City homes to be razed Baltimore gets grant to demolish Murphy, Julian Gardens sites

Planned for summer

About 800 public units will be replaced by

362 low-rise dwellings

October 08, 1997|By Robert Guy Matthews | Robert Guy Matthews,SUN STAFF Sun staff writer Dennis O'Brien contributed to this article.

A huge West Baltimore public housing community will be demolished and replaced with a smaller community of low-income homeowners and renters in the city's latest effort to rebuild its troubled neighborhoods.

City leaders will announce today that Baltimore has won a $31.3 million federal grant to demolish the high-rise towers of George B. Murphy Homes and the adjacent low-rise Emerson Julian Gardens in June or July.

Under the plan, about 800 public housing units, mostly high-rise, will be replaced with 362 low-rise dwellings and townhouses. About a third of the units will be for sale. The others will be rented by people who receive public assistance.

"Having this mix will stabilize the community," said Rep. Elijah E. Cummings, a Baltimore Democrat who represents the area and who was to announce the grant this morning at the official opening of the Pleasant View Gardens public housing complex, formerly known as Lafayette Courts.

"We want these neighborhoods to stay strong," Cummings said. "I see this as another part of the building process of the city, block by block, neighborhood by neighborhood."

Mayor Kurt L. Schmoke said yesterday that he wants to transform the entire neighborhood, which has been home to more than a thousand public housing units for decades.

The sites of Lexington Terrace, Murphy Homes and Julian Gardens, all close together on the west side of Martin Luther King Boulevard, will change drastically under the city's plan. Trees, sidewalks, playgrounds and a reconfiguring of the roads have been proposed.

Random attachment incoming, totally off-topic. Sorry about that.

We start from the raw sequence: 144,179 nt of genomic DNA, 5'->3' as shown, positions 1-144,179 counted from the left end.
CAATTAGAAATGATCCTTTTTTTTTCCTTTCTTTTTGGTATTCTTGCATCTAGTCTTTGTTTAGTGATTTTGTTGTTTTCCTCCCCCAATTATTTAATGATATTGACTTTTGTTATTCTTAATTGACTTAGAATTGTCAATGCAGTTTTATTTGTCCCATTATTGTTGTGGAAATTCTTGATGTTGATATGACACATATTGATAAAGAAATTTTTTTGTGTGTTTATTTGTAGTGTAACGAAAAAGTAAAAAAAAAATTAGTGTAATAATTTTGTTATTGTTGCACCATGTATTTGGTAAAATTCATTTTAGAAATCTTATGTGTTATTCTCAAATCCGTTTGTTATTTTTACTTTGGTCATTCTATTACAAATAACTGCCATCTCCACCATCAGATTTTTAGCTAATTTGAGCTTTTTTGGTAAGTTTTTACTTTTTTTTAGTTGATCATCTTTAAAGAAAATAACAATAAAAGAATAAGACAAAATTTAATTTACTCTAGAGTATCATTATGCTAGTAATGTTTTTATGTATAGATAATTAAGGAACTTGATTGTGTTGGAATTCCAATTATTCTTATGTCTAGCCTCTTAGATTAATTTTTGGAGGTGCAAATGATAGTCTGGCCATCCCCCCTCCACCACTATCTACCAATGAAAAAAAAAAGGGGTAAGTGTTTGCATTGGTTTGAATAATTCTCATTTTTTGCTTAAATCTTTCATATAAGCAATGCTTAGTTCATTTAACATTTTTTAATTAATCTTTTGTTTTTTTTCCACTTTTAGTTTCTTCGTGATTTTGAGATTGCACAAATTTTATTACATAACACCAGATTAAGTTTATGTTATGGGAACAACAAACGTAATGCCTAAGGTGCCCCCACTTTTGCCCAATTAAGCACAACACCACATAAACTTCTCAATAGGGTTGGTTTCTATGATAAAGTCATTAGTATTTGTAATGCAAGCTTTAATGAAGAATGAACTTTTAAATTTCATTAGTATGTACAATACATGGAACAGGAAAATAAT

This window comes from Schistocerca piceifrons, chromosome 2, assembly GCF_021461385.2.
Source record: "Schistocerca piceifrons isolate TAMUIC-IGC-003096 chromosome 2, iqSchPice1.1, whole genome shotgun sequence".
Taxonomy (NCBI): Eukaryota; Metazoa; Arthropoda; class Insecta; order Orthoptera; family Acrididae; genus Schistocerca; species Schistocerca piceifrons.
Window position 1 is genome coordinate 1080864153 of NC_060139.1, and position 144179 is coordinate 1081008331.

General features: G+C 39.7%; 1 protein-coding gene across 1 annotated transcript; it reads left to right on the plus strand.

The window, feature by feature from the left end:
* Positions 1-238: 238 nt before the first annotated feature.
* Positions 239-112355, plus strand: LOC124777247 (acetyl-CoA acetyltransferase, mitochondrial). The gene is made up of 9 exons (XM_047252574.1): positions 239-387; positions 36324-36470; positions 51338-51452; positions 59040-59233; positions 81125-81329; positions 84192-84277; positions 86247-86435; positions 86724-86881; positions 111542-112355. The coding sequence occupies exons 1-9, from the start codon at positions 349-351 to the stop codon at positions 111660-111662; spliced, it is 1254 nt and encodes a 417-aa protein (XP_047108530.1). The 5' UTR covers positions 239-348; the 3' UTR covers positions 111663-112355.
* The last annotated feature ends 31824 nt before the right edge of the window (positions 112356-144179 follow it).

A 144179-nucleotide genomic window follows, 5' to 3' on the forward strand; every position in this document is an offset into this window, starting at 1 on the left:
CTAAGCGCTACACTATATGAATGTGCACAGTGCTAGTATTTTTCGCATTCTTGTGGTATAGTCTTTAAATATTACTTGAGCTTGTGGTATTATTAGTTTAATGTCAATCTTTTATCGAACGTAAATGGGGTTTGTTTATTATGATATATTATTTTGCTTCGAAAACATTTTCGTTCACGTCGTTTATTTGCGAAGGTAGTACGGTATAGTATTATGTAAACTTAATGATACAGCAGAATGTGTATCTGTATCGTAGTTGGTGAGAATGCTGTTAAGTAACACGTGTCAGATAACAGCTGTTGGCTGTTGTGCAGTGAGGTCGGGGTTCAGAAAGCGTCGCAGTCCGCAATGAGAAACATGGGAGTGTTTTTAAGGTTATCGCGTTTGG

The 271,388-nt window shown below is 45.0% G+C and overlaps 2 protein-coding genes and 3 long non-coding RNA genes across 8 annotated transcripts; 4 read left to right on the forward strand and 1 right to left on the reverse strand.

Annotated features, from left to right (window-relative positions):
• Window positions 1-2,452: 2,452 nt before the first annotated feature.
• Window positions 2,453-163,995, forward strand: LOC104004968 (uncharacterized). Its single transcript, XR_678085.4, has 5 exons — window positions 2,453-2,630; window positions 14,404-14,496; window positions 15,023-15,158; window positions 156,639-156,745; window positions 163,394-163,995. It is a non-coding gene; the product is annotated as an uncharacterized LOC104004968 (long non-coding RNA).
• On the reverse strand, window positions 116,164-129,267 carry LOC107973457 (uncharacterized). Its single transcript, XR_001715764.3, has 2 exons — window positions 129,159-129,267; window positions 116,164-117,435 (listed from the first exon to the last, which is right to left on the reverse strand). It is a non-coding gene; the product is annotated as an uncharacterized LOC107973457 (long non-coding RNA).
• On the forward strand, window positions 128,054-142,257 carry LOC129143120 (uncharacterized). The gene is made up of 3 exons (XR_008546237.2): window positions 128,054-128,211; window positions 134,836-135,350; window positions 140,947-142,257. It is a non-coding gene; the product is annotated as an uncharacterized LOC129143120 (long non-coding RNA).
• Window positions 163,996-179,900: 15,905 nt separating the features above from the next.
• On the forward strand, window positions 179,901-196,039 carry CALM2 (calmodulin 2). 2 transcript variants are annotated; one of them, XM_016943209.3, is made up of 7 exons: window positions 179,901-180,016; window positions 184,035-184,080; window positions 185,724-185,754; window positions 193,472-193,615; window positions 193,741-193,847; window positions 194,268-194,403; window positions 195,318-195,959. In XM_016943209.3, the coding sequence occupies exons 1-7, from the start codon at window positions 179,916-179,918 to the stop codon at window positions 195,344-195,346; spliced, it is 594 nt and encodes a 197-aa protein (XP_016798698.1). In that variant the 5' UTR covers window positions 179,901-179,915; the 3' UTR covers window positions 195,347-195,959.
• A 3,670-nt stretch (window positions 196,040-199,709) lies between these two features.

Schmoke and Housing Commissioner Daniel P. Henson III want to use federal dollars to redesign a highway that runs through the west side communities and has been a sore point with the neighborhoods and city leaders for years. The controversial Interstate 170 -- a 1.3-mile expressway built in 1973 that runs from the western edge of downtown through the Franklin-Mulberry corridor and ends abruptly west of Monroe Street -- could be narrowed under the plan.

The federal grant, for which the Housing Authority of Baltimore City applied July 18, does not include money for redesigning the highway, Schmoke said.

Cummings said that redeveloping the area will also help the troubled Pennsylvania Avenue shopping district.

The U.S. Department of Housing and Urban Development grant is the third major award of federal money to help Baltimore replace the ragged, crime-infested public housing complexes with smaller, mixed-income communities.

It is part of an ambitious $293 million plan financed by the city, state and federal governments to replace the high-rises at Lafayette, Lexington Terrace, Murphy Homes and Flag House Courts with modern rowhouses, businesses, health clinics and day care centers.

All four developments were built in the 1950s and early 1960s but deteriorated into desolate and dangerous areas that became symbols of failed housing policies.

Lafayette Courts' six towers and 17 low-rise units have been replaced with about 200 townhouses, with most of the units available for homeownership and about 100 of them reserved for the elderly.

Today, the city is holding a ribbon-cutting ceremony where it will officially rename the development Pleasant View Gardens.

The Townes at the Terraces also is planned for the site of Lexington Terrace, a complex of five public-housing high-rises demolished last year.

Public-housing tenants at the Terraces will live next to homeowners in 303 townhouses. The complex will include an 88-unit senior-citizen building as well as a business center and retail space to provide residents training and job opportunities.

Pub Date: 10/08/97

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